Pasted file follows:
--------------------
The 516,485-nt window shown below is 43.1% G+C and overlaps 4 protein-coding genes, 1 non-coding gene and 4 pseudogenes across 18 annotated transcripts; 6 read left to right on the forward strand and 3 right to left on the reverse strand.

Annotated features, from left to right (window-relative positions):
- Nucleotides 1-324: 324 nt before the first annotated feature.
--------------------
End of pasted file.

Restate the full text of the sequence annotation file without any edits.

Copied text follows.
The 516,485-nt window shown below is 43.1% G+C and overlaps 4 protein-coding genes, 1 non-coding gene and 4 pseudogenes across 18 annotated transcripts; 6 read left to right on the forward strand and 3 right to left on the reverse strand.

Annotated features, from left to right (window-relative positions):
- Nucleotides 1-324: 324 nt before the first annotated feature.